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Preventing Pop-ups and fake security

We have become so dependent on this electronic world we have built.  With such critical information as medical records and banking, it is imperative that we protect ourselves from the many cyber threats lurking at every turn.  

Common variants of these cyber threats are pop-ups and fake security applications (ie. fake anti-virus, fake anti-spyware, and fake anti-malware). The best way to stop these threats is to prevent them from ever taking hold of your system in the first place.

If you are already infected with something, see my post on Recovering from a Spyware or Virus Infection.  Otherwise these few steps may help keep your systems running cleanly:

  • Upgrade to the latest version of Windows.  Each version of Windows includes stronger security than the prior versions.  To make upgrading easier, Microsoft now allows users to purchase an upgrade to their version of Windows from the Microsoft Store.
  • Install Windows Updates.  Make sure all of your Windows critical updates are installed.  Critical updates often fix these known vulnerabilities, keeping you protected.
  • Stand-alone anti-virus (AV) is not enough.  I usually recommend running a full anti-malware protection suite like VIPRE Business Premium for enterprise machines, or Norton 360 for home users.  These full anti-malware protection suites  include several components to help protect your system from viruses, trojans, worms, and spyware. Both of these protection suites also run resident (runs continuously), keeping your system protected all the time, not just when not running a scheduled scan.
  • Software firewall is important on every PC.  If you’re not running a protection suite which includes one (such as those included Norton 360 or VIPRE Internet Security), Windows comes with a built-in software firewall which isn’t half bad.  Make sure this is turned on so your internet/network traffic is secured.
  • Hardware Firewall or router running Network Address Translation (NAT) can also help protect your entire network.  A wired or wireless router with NAT can provide basic protection. The more protection you have on your network’s perimeter the better.  Just like your anti-virus software, many higher end firewalls require constant updates to help keep your systems protected against new threats.  It is important to renew any subscriptions necessary to receive these updates for years to come.
  • If you do get a pop-up window asking for your input, do not click on any buttons on that window.  Instead, either click the X button to close the window, or press <Alt> + <F4> to close it.  Just because a button says “Cancel” doesn’t mean that there isn’t programming behind it to install a trojan onto your system.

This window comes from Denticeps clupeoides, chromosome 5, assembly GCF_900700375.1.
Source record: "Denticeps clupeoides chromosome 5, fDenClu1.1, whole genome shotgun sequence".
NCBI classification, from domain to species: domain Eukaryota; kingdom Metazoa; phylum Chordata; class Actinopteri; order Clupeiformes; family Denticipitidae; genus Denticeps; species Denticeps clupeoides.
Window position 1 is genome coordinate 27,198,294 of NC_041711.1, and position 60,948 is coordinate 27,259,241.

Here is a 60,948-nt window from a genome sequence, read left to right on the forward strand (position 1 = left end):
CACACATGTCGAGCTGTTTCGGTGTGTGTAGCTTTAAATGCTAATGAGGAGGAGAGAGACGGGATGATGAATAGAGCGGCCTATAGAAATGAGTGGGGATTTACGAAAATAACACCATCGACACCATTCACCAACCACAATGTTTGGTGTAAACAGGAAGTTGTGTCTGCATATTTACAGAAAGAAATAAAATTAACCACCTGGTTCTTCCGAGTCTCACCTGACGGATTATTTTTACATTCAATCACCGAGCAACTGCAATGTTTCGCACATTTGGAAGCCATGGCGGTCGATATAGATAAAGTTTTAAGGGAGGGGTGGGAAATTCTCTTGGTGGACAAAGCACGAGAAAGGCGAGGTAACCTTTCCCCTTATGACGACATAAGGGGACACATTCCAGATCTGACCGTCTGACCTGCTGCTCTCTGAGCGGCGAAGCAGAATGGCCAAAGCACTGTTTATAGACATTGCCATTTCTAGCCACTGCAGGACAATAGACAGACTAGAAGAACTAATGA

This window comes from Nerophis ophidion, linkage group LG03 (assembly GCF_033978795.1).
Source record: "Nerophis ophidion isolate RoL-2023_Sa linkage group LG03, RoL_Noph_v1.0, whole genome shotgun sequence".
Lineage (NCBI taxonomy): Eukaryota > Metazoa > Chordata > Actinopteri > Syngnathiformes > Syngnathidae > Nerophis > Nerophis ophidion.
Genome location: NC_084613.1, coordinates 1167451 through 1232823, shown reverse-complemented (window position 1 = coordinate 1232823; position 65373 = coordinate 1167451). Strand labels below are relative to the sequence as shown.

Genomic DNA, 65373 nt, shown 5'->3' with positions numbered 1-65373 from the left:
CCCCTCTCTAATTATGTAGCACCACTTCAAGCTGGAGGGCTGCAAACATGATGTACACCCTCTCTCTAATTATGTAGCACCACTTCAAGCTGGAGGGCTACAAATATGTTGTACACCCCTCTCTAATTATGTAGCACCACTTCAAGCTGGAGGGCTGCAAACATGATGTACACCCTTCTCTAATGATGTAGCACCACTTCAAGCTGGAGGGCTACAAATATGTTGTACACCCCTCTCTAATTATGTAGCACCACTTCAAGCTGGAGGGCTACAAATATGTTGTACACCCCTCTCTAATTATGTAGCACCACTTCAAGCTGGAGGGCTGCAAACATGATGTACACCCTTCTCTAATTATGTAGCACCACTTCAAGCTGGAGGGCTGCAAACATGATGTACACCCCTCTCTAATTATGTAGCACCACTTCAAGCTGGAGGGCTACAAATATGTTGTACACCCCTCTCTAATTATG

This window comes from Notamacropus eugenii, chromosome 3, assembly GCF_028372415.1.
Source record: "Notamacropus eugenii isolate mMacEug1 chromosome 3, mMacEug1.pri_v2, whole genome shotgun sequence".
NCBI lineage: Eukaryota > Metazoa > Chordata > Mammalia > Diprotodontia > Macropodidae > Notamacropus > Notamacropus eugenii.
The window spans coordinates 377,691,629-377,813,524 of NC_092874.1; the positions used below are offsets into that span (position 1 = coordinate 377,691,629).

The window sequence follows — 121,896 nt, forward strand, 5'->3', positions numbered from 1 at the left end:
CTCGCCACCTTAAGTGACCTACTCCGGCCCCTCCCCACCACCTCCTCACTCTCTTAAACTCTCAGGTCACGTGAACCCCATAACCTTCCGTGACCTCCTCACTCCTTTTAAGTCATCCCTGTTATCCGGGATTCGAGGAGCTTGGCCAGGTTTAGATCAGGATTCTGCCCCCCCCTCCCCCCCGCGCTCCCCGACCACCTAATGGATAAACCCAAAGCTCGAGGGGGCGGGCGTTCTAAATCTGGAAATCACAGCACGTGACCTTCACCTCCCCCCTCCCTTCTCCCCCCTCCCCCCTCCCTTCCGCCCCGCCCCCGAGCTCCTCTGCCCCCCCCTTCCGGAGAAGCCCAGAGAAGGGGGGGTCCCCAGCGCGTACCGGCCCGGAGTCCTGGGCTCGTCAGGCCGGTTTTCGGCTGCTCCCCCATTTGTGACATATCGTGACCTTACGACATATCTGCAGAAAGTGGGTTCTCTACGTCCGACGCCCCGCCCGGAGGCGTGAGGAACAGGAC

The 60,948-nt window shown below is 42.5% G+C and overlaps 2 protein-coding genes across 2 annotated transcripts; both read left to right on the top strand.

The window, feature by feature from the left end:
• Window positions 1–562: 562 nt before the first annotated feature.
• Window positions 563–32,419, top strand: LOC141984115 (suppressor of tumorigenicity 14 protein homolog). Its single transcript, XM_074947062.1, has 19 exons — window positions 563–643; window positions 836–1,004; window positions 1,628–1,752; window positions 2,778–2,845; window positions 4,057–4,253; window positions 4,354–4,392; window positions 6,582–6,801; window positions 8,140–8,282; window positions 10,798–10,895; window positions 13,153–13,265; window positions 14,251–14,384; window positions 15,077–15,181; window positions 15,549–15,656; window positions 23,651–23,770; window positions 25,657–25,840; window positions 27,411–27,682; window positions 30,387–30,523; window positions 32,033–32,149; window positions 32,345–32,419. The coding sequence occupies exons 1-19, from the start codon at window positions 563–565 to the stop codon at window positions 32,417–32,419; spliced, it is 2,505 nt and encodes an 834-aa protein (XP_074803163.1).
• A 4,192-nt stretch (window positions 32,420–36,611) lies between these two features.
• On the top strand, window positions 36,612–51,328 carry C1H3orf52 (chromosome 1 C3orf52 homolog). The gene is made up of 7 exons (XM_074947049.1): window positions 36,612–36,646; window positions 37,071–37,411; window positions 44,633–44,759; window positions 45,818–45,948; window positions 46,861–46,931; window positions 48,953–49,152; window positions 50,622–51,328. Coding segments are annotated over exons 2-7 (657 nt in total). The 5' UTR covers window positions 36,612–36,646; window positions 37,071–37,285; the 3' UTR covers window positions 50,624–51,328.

• Constant vigilance is the most important component here but requires a bit of work including the following:
    • Make sure you’re viewing web sites from trusted sources (NY Times, Microsoft, etc.)
    • Don’t open attachments to suspicious looking emails or from unknown sources.
    • If an email looks suspicious not only should you not open it, but don’t even view it in a preview pane.  I often times ask senders if they meant to send an email message to me or if this was spam before I open a suspicious looking email.  
    • Before clicking on a link, hover over it to see where the link points to.  If it is pointing to an IP address (eg. or strange URL (eg. http://win.com.ru/2l2k3k3/extra) instead of a valid address (eg. http://www.microsoft.com/windows), then perhaps it is not wise to click on that link, as you have NO idea where it is sending you.

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About the author

Robert Borges

About Robert...

I have been in the IT industry since 1993 focusing mainly in networking. Though I got an early start as an amateur computer enthusiast, and wrote my first database app at age 12, I started my professional career working in the MIS department of one of the largest liquor distributors in the northeast. I started out there as a systems operator on the company’s two mainframe systems. From there I moved into PC support, and help design and implement the company’s first client-server network… This was back in the days of Win NT 3.51. I also worked on my first migration to NT 4.0 back then.

From there I went on to work with Novell 3.x and 4.x along with Windows domains and active directory environments. Working my way up from technician, to specialist, to administrator, and eventually all the way up to Sr. Engineer. I spent many years working for consulting firms, 9 of which I owned and operated my own firm.
Over the years, I have worked with (at an expert level) various versions of: Windows client and server operating systems (including Windows 7 and Windows Server 2008 R2);various virtualization technologies (Hyper-V, Virtual Server, Virtual PC, VMware, etc…); MS-SQL server 6.5- 2008 R2; Exchange 4-2010, and much more.

I am now Director of Information Systems at Bay State Integrated Technology focusing on cloud computing and IT service, with expertise in: IT Infrastructure & Architecture, IT Security, and Cloud Computing platforms & technologies (SaaS, PaaS, and IaaS).

I am in a constant state of learning about new products, and new versions of products. Many of which we end up implementing in lab environments and sometimes for our clients. I have a pretty broad range of expertise and experience. It is my goal to share some of this experience on this blog to help enrich the IT community.

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